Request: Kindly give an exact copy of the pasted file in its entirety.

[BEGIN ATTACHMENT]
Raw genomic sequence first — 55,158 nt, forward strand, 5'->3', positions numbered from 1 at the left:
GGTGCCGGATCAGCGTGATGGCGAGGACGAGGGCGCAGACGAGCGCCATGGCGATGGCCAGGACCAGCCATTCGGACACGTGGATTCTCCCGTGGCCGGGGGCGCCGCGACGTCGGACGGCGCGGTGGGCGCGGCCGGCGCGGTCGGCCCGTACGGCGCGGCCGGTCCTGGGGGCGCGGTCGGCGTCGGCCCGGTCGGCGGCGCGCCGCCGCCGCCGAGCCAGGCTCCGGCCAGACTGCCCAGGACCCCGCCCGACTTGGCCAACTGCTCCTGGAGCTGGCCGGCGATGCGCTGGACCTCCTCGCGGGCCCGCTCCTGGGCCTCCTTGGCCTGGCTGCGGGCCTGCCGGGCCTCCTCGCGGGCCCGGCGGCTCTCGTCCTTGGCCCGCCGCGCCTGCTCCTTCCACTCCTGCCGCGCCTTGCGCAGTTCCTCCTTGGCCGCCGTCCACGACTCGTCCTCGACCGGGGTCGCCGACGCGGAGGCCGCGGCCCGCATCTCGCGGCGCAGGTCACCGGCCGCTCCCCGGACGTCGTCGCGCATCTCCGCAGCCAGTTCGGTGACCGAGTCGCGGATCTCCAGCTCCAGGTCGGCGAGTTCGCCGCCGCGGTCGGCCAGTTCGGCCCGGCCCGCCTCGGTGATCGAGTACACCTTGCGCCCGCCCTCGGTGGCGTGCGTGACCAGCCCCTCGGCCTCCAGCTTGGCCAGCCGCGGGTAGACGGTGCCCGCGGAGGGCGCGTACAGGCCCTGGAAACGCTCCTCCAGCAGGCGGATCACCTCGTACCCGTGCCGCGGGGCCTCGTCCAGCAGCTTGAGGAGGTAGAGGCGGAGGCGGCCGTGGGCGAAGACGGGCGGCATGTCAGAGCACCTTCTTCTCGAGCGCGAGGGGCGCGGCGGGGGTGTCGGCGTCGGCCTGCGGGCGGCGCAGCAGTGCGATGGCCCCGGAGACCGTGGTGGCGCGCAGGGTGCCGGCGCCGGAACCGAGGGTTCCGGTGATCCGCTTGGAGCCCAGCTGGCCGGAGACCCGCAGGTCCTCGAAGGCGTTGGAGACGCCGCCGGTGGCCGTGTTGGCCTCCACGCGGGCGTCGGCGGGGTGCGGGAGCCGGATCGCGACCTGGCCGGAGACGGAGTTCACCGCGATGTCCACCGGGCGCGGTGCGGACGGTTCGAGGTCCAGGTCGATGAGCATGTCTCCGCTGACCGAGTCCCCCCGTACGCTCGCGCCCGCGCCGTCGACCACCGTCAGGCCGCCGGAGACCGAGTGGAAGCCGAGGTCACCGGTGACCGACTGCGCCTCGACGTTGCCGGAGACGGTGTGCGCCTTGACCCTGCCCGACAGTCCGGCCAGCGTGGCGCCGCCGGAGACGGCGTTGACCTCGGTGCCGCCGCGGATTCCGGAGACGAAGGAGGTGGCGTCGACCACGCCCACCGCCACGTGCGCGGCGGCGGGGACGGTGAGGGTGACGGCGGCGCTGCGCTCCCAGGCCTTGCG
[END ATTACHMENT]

Raw genomic sequence first — 55,158 nt, forward strand, 5'->3', positions numbered from 1 at the left:
GGTGCCGGATCAGCGTGATGGCGAGGACGAGGGCGCAGACGAGCGCCATGGCGATGGCCAGGACCAGCCATTCGGACACGTGGATTCTCCCGTGGCCGGGGGCGCCGCGACGTCGGACGGCGCGGTGGGCGCGGCCGGCGCGGTCGGCCCGTACGGCGCGGCCGGTCCTGGGGGCGCGGTCGGCGTCGGCCCGGTCGGCGGCGCGCCGCCGCCGCCGAGCCAGGCTCCGGCCAGACTGCCCAGGACCCCGCCCGACTTGGCCAACTGCTCCTGGAGCTGGCCGGCGATGCGCTGGACCTCCTCGCGGGCCCGCTCCTGGGCCTCCTTGGCCTGGCTGCGGGCCTGCCGGGCCTCCTCGCGGGCCCGGCGGCTCTCGTCCTTGGCCCGCCGCGCCTGCTCCTTCCACTCCTGCCGCGCCTTGCGCAGTTCCTCCTTGGCCGCCGTCCACGACTCGTCCTCGACCGGGGTCGCCGACGCGGAGGCCGCGGCCCGCATCTCGCGGCGCAGGTCACCGGCCGCTCCCCGGACGTCGTCGCGCATCTCCGCAGCCAGTTCGGTGACCGAGTCGCGGATCTCCAGCTCCAGGTCGGCGAGTTCGCCGCCGCGGTCGGCCAGTTCGGCCCGGCCCGCCTCGGTGATCGAGTACACCTTGCGCCCGCCCTCGGTGGCGTGCGTGACCAGCCCCTCGGCCTCCAGCTTGGCCAGCCGCGGGTAGACGGTGCCCGCGGAGGGCGCGTACAGGCCCTGGAAACGCTCCTCCAGCAGGCGGATCACCTCGTACCCGTGCCGCGGGGCCTCGTCCAGCAGCTTGAGGAGGTAGAGGCGGAGGCGGCCGTGGGCGAAGACGGGCGGCATGTCAGAGCACCTTCTTCTCGAGCGCGAGGGGCGCGGCGGGGGTGTCGGCGTCGGCCTGCGGGCGGCGCAGCAGTGCGATGGCCCCGGAGACCGTGGTGGCGCGCAGGGTGCCGGCGCCGGAACCGAGGGTTCCGGTGATCCGCTTGGAGCCCAGCTGGCCGGAGACCCGCAGGTCCTCGAAGGCGTTGGAGACGCCGCCGGTGGCCGTGTTGGCCTCCACGCGGGCGTCGGCGGGGTGCGGGAGCCGGATCGCGACCTGGCCGGAGACGGAGTTCACCGCGATGTCCACCGGGCGCGGTGCGGACGGTTCGAGGTCCAGGTCGATGAGCATGTCTCCGCTGACCGAGTCCCCCCGTACGCTCGCGCCCGCGCCGTCGACCACCGTCAGGCCGCCGGAGACCGAGTGGAAGCCGAGGTCACCGGTGACCGACTGCGCCTCGACGTTGCCGGAGACGGTGTGCGCCTTGACCCTGCCCGACAGTCCGGCCAGCGTGGCGCCGCCGGAGACGGCGTTGACCTCGGTGCCGCCGCGGATTCCGGAGACGAAGGAGGTGGCGTCGACCACGCCCACCGCCACGTGCGCGGCGGCGGGGACGGTGAGGGTGACGGCGGCGCTGCGCTCCCAGGCCTTGCG